Near-field communications (NFC) has been trashed by critics, who say it adds no value to consumers or is a technology in search of a need. But as we’ve pointed out, NFC is just a technology that can applied in a lot of different ways, apart from the digital wallet framework that many people understand it through.
And increasingly, we’re seeing more and more interesting projects and applications being built that show how NFC will be deployed outside of mobile payment situations. This not only indicates how flexible the technology is but also could help propel the overall technology in adoption, as consumers become aware of NFC and learn to use it for a variety of reasons.
Right now, NFC is still below the radar for most U.S. consumers and the slow roll out of Google Wallet or the pending launch of Isis next year are by themselves only going to accelerate NFC adoption by so much. But having a host of uses for the technology could open people’s eyes and push them past any usability or safety concerns.
Here’s a look at some of recent interesting developments:
These are just a sample of the projects and real applications leveraging NFC. As you can see, none of them are actual mobile wallets. The biggest thing they provide is a real short cut to information and actions that can happen without much work. Many of these things can be done through QR codes, bumping, Bluetooth or other methods, but NFC provides a very simple and often elegant way to get through the process.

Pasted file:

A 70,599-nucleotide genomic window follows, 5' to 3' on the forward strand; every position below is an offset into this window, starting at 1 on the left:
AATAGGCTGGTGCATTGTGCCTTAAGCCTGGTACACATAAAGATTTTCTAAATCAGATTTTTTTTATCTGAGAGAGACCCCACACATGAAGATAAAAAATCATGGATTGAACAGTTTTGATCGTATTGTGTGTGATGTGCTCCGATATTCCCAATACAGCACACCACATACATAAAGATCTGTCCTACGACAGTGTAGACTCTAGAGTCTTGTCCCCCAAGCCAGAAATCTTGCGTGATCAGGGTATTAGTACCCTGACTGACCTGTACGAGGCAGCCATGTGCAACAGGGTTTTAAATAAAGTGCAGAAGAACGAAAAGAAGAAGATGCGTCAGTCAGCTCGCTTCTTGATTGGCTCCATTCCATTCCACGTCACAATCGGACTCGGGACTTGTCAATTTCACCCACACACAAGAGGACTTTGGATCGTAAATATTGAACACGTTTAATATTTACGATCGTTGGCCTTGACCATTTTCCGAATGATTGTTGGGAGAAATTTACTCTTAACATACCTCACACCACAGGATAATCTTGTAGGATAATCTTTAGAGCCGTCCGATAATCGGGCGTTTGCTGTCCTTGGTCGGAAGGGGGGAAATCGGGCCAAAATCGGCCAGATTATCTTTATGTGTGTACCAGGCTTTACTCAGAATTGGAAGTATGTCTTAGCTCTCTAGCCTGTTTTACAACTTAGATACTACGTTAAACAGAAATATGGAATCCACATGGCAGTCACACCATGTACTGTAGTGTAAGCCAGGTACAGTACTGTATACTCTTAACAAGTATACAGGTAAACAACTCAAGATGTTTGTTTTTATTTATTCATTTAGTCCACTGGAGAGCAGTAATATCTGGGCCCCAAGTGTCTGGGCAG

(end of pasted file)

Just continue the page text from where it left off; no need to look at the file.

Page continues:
Also, in some of these cases, what’s also nice is that since they aren’t trying to conduct sensitive transactions, they don’t need to access the secure element inside a phone. That could be a limiting factor in the roll out of NFC, because the owners of the secure element, often the carriers, don’t seem to be in a hurry to enable a lot of other NFC payments systems. But with a host of other non payment uses emerging, users won’t have to wait to find out if their digital wallet is enabled on their particular phone. There might be other ways they can experience the power of NFC first. That will help in just teaching people the practice of tapping for information, transactions and access.
We’re still very early in the NFC game and the phones are just now trickling out in the U.S. But there’s going to be a much bigger flow of NFC-equipped phones starting next year. It’ll be these broader applications that might convince users that the technology has merit.
Related research and analysis from GigaOM Pro:
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